BRITESIL C24 (100 pbw) and the Zeolite NaA (200 pbw) were blended by mechanically assisted tumbling in an open container tilted at 45° from the horizontal. Tumbling was continued while 48 pbw of water was sprayed onto the mixture. Agglomeration was initiated by the water addition. The dampened mixture was screened so that it would pass though a 20-mesh screen. The screened material was transferred to a closed cylinder with tubular lifts that encourage tumbling action during horizontal rotation. The cylinder was rotated at 30 rpm and heated from 21° C. to a 100° C. interior space temperature in 9 minutes. The interior temperature was then reduced to 35° C. in 10 minutes as rotating continued. The agglomerated material was discharged from the closed container and screened. The desired 10 to 65 mesh fraction was placed in an open container and tumbled while heating gently to remove 80% of the water added to initiate the agglomeration. A yield of about 65% of the desired 10 to 65 mesh product was obtained. The untamped bulk density was 32.1 lb/cu.ft. while the tamped value was 36.9 lb/cu.ft. Scanning electron micrographs show the Zeolite NaA particles to be coated on the relatively larger silicate particles; both types of materials were finer than about 65 mesh before agglomeration.
This example illustrates the preparation of an agglomerate containing 1 pbw of Zeolite NaA and 1 pbw of the silicate.
The zeolite (100 pbw) was tumbled and 32 pbw of water was sprayed onto it. After the zeolite had become completely and uniformly dampened, 100 pbw of BRITESIL was added quickly. Tumbling was continued until granulation was observed. The mixture was screened and the less than 20-mesh material placed in the closed container. The container was heated to 105° C. in 6 minutes before recooling to 35° C. in 10 minutes. The preparation was completed as described in Example 1. Untamped and tamped bulk densities were 41.8 and 46.9 lb/cu.ft., respectively.
This example illustrates a second preparation of an agglomerate containing 2 pbw of Zeolite NaA and 1 pbw of silicate. The preparation resulted in a greater yield of the desired particle size material of a lower bulk density.
The zeolite (200 pbw) was tumbled in the open container while 48 pbw of water was sprayed onto the powder. After the moisture was distributed uniformly, 100 pbw of the BRITESIL was added quickly to the tumbling material. Tumbling was continued until agglomeration was noticed, about 10 minutes. The loosely agglomerated material was passed through a 10-mesh screen and the smaller than 10-mesh material placed in a drum that was at least 3 times the volume of the mixture. The drum had tubular lifts and was rotated at 30 rpm to produce the desired tumbling action. The sealed drum was heated to 100° C. in 5 minutes and recooled to 35° C. in 10 minutes. The agglomerated material was then heated in an open container while tumbling gently to evaporate 80% of the moisture added to initiate agglomeration. The material was screened, and 88% of the product was found to be in the desirable range of 10 to 65 mesh with untamped and tamped bulk densities of 30.1 and 35.4 lb/cu.ft, respectively.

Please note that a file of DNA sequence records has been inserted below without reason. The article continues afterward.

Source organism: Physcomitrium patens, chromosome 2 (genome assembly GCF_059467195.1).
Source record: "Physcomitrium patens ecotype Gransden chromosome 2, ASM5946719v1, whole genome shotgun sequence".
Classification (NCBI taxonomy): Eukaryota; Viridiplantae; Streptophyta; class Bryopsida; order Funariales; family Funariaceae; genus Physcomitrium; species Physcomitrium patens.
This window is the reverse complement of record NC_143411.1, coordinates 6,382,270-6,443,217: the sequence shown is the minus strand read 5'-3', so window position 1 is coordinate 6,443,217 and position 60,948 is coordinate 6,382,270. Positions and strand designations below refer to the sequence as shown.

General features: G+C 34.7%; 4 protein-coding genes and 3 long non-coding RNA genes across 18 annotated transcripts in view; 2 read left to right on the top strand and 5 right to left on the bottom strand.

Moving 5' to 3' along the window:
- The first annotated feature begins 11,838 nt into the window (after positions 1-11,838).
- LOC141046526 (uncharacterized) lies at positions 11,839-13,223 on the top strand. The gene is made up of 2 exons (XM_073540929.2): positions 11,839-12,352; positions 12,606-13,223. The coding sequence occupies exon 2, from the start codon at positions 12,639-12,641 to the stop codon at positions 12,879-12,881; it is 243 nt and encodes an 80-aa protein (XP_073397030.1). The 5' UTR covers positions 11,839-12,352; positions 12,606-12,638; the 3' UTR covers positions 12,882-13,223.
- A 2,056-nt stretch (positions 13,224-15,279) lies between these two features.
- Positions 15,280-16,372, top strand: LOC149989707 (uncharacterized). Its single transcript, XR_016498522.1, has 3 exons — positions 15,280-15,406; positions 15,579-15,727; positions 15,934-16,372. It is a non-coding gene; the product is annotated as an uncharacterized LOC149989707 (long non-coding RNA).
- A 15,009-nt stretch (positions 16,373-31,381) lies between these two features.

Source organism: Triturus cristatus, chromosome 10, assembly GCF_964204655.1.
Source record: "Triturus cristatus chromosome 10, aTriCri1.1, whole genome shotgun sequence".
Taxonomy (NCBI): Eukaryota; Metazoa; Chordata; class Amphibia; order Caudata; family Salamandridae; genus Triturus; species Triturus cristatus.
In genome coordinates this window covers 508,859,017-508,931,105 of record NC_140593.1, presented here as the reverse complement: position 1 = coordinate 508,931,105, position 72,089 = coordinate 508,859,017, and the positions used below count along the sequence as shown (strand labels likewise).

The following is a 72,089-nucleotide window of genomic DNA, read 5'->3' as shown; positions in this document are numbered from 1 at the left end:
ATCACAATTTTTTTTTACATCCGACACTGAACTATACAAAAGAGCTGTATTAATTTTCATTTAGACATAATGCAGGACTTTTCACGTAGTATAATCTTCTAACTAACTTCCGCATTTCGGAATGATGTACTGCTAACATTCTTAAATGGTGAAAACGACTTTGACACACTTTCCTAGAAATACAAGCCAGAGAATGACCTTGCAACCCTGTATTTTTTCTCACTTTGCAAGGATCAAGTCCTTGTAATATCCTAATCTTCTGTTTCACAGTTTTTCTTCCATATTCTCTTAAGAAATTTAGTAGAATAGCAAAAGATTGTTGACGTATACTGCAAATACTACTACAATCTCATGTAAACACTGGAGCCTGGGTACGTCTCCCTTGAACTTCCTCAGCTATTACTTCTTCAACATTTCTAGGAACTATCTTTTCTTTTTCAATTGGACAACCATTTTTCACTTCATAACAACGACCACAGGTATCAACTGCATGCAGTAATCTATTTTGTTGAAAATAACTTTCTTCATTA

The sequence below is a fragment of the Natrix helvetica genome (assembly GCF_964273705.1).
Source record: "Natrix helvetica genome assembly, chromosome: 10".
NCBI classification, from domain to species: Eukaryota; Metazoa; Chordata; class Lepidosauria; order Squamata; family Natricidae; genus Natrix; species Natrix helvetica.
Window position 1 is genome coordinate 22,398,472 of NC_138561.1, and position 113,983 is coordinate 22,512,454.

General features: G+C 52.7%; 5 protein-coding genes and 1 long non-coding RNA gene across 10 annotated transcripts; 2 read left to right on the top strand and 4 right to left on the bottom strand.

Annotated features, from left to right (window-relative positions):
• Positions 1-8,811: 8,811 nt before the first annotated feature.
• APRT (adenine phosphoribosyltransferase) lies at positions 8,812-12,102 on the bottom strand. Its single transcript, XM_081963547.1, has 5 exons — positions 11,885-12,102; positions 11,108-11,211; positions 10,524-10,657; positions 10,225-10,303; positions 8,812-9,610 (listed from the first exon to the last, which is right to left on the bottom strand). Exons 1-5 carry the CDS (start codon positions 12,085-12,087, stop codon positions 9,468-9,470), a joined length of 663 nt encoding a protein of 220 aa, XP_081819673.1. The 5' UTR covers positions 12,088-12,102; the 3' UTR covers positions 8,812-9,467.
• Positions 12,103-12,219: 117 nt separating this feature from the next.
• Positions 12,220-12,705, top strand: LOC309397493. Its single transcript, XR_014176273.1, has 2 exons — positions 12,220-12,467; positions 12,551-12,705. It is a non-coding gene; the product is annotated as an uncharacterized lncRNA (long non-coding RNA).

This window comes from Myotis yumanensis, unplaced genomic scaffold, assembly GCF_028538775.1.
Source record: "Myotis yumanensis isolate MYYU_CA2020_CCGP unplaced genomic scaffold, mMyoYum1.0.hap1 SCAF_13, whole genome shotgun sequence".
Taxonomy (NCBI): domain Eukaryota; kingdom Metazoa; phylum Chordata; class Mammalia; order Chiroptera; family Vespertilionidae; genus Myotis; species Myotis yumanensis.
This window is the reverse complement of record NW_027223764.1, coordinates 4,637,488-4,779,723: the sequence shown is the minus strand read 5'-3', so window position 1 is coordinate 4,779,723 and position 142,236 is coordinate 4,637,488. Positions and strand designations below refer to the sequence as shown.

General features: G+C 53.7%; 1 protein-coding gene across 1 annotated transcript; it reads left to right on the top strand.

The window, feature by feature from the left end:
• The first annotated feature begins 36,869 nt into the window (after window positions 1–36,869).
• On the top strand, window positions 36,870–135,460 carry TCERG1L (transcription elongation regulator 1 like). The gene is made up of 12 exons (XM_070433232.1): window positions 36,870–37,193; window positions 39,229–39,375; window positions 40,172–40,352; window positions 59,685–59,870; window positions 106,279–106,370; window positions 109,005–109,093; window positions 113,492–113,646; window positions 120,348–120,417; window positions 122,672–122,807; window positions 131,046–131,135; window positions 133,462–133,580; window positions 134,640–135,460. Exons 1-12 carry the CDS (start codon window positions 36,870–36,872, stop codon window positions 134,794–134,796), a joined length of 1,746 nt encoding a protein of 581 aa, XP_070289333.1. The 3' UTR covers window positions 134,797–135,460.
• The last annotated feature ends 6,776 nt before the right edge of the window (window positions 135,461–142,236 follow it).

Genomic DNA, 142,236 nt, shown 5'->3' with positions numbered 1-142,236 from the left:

A preparation was run exactly as described in Example 3, except that only 43.5 pbw of water was used instead of 48 pbw. The yield of 10 to 65 mesh product was reduced to 63%.
The preparation was carried out exactly as described in Example 3, except that 52.5 pbw of water was used instead of 48 pbw. The yield of the desired sized material was about the same as in Example 3, but the bulk density was increased by about 1/3.
This example illustrates the process of preparing an agglomerate that contains 4 pbw of Zeolite NaA and 1 pbw of silicate. Zeolite NaA (400 pbw) and BRITESIL C24 (100 pbw) were tumbled until uniformly mixed. Then 100 pbw of water was sprayed onto the mixture and tumbling was continued until some agglomeration was observed. The dampened mixture was passed through a 14-mesh screen and placed in the heating drum. The rotating drum was heated to 100° C. in 8 minutes and recooled to 35° C. in 10 minutes. The agglomerated material was dried as previously described, to remove about 80% of the added moisture. The material was screened to provide the 10 to 80 mesh fraction. The untamped and tamped bulk densities were 40.2 and 45.4 lb/cu.ft., respectively.
The absorption of nonionic surfactants by the products of our invention and the precursor materials was tested. A simple spotting test, i.e., a surfactant transfer test, was developed in order to determine the absorption capability of our zeolite-silicate agglomerates. Five grams of the test agglomerates were weighed into an appropriate container at room temperature. A carefully weighed quantity of surfactant, heated to 50° C., was added to the granules. The mixture was agitated gently for 60 seconds using a spatula; then the mixture was placed in a compact heap on a piece of white paper. The test material remained in contact with the paper for 3 minutes and was then returned to the container, which was then sealed. The test was repeated after 60 minutes and after about 24 hours. The material was stored at room temperature (20°-22° C.) during this time. Each surfactant was tested with the granules by preparing a series of samples with increased surfactant levels from one sample to the next; e.g., 25%, 30%, 35%, 40%, etc. added surfactant. "Saturation" was considered to be that level at which the 24-hour sample produced distinct spotting. To facilitate observation of the spotting, a small amount of red dye was added to the sufactant (1 g of 0.5% solution of Rhodamine Bx in isopropanol added to 25 g of the surfactant). The isopropanol does not influence the test, since it evaporates during sample preparation.
At add-on levels below "saturation," spotting sometimes occurs immediately after the test specimens are prepared; the spotting is more pronounced at levels close to "saturation."